The government of Uganda has received 1.9 billion Ugandan shillings from the American government to aid in the off-grid solar electricity expansion in the country.
The money (equivalent to 500,000 U.S dollars) was offered through Power Africa Uganda Accelerator and will be channeled through Uganda Solar Energy Association (USEA) to facilitate the increase of clean energy generation and access to electricity among Uganda’s rural and urban citizens.
Accelerator is an initiative that is fully funded by the U.S government, while USEA is an association of over 95 private companies that are committed to providing solar energy to Ugandan citizens (consumers), and especially in the remote areas of the country.
The two associations signed a MoU to increase access to solar energy and public awareness.
The memorandum of understanding states that the Uganda Solar Energy Association ensure that solar energy solution suppliers comply by supplying their customers with high-quality products.
On the other hand, the Power Africa Uganda Accelerator will provide financial support to USEA in staff and dealers’ training, and public awareness promotion.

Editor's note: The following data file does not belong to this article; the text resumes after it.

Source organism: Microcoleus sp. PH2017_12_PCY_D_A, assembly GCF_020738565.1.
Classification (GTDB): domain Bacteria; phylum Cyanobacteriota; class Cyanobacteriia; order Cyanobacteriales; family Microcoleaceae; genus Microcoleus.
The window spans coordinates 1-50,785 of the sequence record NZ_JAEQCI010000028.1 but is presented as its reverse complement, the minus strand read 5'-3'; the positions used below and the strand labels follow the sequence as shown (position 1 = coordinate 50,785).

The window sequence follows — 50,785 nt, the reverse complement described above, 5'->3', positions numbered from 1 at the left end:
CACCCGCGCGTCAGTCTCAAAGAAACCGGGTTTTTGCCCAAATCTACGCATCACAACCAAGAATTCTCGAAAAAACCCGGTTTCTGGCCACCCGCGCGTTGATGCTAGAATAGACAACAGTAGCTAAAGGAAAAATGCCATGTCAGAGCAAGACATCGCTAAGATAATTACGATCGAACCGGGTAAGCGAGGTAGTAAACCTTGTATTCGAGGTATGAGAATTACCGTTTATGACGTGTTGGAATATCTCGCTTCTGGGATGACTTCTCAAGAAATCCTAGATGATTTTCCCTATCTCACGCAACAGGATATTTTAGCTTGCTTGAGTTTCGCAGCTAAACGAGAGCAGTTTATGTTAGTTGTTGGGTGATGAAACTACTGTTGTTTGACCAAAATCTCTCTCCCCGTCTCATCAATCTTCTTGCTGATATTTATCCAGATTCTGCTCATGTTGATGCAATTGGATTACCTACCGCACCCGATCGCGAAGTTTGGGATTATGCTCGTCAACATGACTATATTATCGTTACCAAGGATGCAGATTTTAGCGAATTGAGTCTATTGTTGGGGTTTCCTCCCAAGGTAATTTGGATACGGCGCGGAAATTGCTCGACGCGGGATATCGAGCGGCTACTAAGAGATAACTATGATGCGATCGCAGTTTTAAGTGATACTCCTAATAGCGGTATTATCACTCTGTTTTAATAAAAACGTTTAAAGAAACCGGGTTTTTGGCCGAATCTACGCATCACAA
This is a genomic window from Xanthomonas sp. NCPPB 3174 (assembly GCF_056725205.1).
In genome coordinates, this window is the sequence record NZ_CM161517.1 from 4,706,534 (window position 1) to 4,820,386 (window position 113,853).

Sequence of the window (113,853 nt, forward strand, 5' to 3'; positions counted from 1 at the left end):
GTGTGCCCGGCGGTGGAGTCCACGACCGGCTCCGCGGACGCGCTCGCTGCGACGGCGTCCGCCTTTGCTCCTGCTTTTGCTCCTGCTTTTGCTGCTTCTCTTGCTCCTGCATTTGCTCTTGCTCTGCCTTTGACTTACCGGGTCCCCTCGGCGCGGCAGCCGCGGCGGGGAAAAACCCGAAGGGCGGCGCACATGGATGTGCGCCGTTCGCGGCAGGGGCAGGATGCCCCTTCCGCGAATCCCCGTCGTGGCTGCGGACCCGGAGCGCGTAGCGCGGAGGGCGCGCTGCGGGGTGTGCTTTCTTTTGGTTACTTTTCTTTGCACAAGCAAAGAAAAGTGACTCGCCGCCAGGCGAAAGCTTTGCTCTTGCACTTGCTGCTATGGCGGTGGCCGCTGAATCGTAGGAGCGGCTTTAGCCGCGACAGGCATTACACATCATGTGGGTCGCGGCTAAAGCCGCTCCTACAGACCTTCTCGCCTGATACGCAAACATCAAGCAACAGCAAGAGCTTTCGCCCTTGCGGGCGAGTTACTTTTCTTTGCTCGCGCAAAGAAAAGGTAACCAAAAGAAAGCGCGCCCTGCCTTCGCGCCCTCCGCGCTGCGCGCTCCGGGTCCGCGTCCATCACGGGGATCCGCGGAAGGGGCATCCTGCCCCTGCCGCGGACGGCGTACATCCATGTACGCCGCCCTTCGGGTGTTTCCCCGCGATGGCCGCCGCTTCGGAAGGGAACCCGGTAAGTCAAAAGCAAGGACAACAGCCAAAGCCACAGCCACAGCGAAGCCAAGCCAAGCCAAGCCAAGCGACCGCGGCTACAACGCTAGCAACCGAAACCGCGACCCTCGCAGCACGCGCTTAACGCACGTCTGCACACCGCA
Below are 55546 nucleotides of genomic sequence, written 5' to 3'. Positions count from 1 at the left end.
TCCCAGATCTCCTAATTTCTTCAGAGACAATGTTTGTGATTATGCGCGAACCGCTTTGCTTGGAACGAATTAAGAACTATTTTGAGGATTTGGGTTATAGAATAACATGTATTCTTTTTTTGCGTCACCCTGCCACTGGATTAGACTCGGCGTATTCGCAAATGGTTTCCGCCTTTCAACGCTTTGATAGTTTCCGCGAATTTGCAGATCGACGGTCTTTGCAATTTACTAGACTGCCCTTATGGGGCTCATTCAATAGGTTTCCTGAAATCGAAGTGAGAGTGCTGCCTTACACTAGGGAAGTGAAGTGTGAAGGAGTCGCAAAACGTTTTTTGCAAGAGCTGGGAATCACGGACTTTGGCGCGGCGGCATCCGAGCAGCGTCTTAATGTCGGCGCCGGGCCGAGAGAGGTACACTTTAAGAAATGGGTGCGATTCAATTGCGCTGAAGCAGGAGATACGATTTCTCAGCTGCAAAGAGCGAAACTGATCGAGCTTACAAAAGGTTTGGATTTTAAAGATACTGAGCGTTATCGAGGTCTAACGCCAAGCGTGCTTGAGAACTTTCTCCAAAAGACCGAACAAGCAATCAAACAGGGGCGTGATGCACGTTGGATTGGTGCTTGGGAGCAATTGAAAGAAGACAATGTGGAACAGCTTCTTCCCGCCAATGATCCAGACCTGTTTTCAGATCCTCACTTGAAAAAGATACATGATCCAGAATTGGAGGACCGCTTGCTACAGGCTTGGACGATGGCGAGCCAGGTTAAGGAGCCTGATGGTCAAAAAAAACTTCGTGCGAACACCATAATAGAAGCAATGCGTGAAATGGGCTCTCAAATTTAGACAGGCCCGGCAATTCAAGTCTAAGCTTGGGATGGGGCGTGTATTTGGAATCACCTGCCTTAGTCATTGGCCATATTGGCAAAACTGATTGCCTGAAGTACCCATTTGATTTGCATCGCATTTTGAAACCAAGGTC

USEA chairman Emmy Kimbowa said that the support is a massive boost to the sub-sector that comes when the government is pushing for more solar panel installations at the rural areas.
The over 95 USEA member companies offer different services, but all related to solar energy solutions. Some of the services include importation of solar panels and other related equipment, distribution, integration, installation, site maintenance, and repair of the solar systems.
According to an article published on The Observer, a Ugandan news site, the association has developed a strategic plan that runs from 2018 through 2020 that will focus on adding more members to ensure that every district is covered at the sub-country level.
The association’s chairman believes that in three years’ time, over 60% of the country’s households will have either a solar energy product or a related service.
The Ugandan government main agenda is to have the off-grid customers to have access to clean and modern energy services, and as a result improve social services, welfare and noticeable economic growth. This will help Uganda to achieve its ambitious middle-income status by 2030.